Thursday, April 21, 2011

Losing a Friend

Third Floor Crew 12 Sept 2004

Part of the Third Floor Crew (from left-right: Me, Hondros, Swayne Hall, Marc Kawanishi and Brent Smith)



Today, I lost a very good friend.


Chris Hondros was killed, along with another talented photojournalist Tim Hetherington, while covering the war in Libya.


It was January of 1991 when I first met Chris. He was the photo editor for the Technician, the student newspaper at North Carolina State University, and I was interested in joining the staff as a photographer.


I had developed an interest in photography while in high school and wanted to give photojournalism a try. Chris was there to take my application. But first, I had to pass a test.


Chris handed me camera and told me to set the correct exposure for a hallway outside the Technician office. I took the camera, I think it was an F3, and managed to fumble through the settings to make the exposure. Chris double-checked the exposure, confirmed it was correct and hired me on the spot.


If only all the jobs I’ve ever applied for were this easy to get hired.


For that entire semester, I lived in the Technician darkroom. And my grades showed it. But I discovered this passion for photography that has stayed with me until today. A passion I inherited from Chris. Though, I firmly believe his passion was much greater than mine. Actually, I know it was.


For the next couple of years, Chris and I, along with other members of the third floor crew as we called each other, challenged ourselves and learned from one another. State didn’t have a photojournalism program, so we were dependent upon each other and the older photographers to learn this craft.


It made for a tight knit group. One that has lasted through the years.


We were so eager to learn, that we took a photojournalism class at the UNC-Chapel Hill together with our friends Nigel Moritz and Swayne Hall.


I don’t want to say we dominated the class, but we did make our presence known. That was the same year Chris won student photographer of the year in the North Carolina Press Photographer’s Association and I placed third. Second place went to our friend Evan Eile from UNC.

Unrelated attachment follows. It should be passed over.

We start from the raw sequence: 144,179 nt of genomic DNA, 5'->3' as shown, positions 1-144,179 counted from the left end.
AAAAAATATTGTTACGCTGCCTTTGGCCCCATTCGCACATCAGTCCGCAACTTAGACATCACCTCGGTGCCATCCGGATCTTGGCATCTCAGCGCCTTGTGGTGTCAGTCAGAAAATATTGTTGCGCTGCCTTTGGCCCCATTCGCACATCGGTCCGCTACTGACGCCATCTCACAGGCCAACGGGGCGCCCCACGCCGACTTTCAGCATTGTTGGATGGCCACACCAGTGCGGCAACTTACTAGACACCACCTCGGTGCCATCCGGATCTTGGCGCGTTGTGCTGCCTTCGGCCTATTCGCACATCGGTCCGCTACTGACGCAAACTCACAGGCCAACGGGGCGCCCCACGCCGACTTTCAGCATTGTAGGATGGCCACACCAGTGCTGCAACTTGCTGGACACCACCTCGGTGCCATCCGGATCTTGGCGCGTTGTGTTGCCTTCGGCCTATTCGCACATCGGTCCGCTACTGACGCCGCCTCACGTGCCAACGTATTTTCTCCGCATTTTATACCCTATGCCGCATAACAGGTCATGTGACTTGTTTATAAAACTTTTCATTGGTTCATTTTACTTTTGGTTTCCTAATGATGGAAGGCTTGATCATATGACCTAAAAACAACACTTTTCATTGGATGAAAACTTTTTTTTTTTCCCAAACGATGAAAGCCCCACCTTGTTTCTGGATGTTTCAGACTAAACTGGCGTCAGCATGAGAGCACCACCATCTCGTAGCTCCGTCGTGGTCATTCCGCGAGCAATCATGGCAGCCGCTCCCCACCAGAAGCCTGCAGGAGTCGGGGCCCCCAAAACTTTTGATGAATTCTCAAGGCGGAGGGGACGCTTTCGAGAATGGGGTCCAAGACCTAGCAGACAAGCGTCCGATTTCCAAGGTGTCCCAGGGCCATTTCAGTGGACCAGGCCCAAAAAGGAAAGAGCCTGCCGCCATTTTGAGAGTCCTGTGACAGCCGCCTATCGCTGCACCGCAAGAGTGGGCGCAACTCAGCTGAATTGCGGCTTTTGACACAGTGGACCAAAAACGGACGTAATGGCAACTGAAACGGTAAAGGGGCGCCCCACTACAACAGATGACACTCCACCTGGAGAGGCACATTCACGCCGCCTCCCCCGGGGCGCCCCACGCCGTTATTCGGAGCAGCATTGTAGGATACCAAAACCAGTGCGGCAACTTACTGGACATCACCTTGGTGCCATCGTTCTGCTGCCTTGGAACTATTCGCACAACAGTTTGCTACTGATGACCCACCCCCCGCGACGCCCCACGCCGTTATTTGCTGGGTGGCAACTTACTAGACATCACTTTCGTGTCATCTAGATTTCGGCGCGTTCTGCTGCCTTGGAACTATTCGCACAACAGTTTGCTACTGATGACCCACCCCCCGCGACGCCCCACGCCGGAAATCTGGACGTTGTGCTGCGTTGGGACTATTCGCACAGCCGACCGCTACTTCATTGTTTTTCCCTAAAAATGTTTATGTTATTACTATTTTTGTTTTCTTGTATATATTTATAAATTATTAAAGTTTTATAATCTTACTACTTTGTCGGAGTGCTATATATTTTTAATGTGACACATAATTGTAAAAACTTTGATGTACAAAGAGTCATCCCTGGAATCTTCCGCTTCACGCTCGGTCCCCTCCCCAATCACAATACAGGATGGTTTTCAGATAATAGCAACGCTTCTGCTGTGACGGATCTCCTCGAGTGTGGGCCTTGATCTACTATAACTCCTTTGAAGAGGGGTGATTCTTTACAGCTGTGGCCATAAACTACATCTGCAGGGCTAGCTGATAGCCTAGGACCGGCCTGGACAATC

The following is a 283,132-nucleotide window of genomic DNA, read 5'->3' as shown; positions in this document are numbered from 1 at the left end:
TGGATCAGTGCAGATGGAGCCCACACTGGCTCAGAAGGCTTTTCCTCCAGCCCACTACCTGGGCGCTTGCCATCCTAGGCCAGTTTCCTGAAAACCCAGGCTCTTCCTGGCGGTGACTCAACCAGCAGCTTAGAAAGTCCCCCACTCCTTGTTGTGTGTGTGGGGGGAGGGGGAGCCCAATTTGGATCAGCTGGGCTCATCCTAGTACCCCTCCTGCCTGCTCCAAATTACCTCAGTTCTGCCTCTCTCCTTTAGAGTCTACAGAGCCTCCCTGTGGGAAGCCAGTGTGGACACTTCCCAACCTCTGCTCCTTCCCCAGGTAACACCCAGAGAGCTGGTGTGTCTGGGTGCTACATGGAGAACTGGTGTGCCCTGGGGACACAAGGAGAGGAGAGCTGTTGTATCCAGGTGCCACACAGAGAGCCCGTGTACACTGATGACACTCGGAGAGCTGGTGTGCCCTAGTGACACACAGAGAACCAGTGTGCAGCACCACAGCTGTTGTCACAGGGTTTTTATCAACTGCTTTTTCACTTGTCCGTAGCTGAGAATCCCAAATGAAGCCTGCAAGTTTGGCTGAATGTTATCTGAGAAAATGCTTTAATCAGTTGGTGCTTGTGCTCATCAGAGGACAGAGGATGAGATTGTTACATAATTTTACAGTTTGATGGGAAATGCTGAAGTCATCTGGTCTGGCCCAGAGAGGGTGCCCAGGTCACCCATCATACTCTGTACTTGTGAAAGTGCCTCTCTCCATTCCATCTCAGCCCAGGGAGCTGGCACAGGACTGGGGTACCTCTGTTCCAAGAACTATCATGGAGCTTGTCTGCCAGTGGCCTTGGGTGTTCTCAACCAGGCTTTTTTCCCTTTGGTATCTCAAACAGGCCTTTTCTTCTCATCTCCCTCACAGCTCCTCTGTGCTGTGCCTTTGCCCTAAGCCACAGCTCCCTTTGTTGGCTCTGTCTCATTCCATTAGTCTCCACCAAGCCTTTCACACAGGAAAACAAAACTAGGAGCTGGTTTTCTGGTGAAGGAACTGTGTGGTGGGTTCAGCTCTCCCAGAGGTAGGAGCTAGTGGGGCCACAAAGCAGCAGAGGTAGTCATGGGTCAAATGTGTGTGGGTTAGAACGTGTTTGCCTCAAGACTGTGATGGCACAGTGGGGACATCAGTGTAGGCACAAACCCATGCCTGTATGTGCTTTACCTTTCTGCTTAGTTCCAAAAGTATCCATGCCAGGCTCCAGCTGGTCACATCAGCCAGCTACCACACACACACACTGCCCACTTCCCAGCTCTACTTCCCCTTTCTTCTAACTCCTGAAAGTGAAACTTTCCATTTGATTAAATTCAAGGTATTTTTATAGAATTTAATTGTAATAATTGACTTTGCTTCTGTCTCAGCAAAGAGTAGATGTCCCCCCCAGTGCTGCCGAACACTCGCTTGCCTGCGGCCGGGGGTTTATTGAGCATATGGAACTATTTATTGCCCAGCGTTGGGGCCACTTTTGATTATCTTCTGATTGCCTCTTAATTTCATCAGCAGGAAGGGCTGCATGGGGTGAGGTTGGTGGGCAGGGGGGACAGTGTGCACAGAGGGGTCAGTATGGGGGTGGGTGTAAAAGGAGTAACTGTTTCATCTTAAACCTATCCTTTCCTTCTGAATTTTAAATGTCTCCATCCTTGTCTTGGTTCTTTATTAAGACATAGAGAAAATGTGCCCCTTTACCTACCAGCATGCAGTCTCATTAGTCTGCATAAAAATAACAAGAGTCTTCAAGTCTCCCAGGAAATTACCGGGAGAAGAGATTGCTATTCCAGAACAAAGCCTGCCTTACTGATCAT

I’ll never forget one night while we were students at State, Chris and I were at a party. It was 1993 and the war in the breakaway republics of Yugoslavia were coming to a head with the Serbian siege of Sarajevo. There was talk of the US sending in troops. We both were pretty intoxicated and got this crazy idea in our heads. We were going to Sarajevo if US troops went in. We pulled a dry erase board of a refrigerator and drew a crude map of Europe. Hondros had relatives in Germany and we determined, blindly, that it was about a 3-5 hour drive to Sarajevo.


We immediately started crafting a spring break trip around this plan.


In preparing for our trip, a couple of our friends decided to join us to Germany. They were totally unaware of our plans. Actually, we intentionally kept them in the dark. Our secret plan, if the US became involved, was to leave our friends in the hands of Chris’ relatives and make a beeline for Sarajevo in our rented VW.


Luckily, for both of us, this never materialized.


We enjoyed a week in Germany and the warm hospitality of Chris’ relatives.


But Chris was hooked on conflict photography.


He would eventually finance his own trip to war torn Kosovo to cover the fighting there.


Within a few years, he became one of the first staff photographers for Getty Images.


Hondros covered wars in places like Kosovo, Angola, Liberia, Egypt and Iraq. Wherever there was conflict, you could find Chris.


I followed him through the Getty website, doing occasional searches for his name. It was the best way to keep track of him.


It worried me when I saw he was in Libya. A few weeks earlier, Tyler Hicks from the NY Times, a very good friend of Chris’, was captured and detained by the Libyan government.


This was a very dangerous place. And even more dangerous for journalists.


I knew something was wrong today when I got calls from two of my college friends mere seconds apart. I was able to pick up but checked my voicemail as quick as I could.


That’s when I heard about Chris.


To say this has been a difficult day is an understatement. The only solace I can take is knowing that Chris died doing what he loved, taking pictures.


His passion for photography and love of life will live with me forever.


I will forever miss you my friend.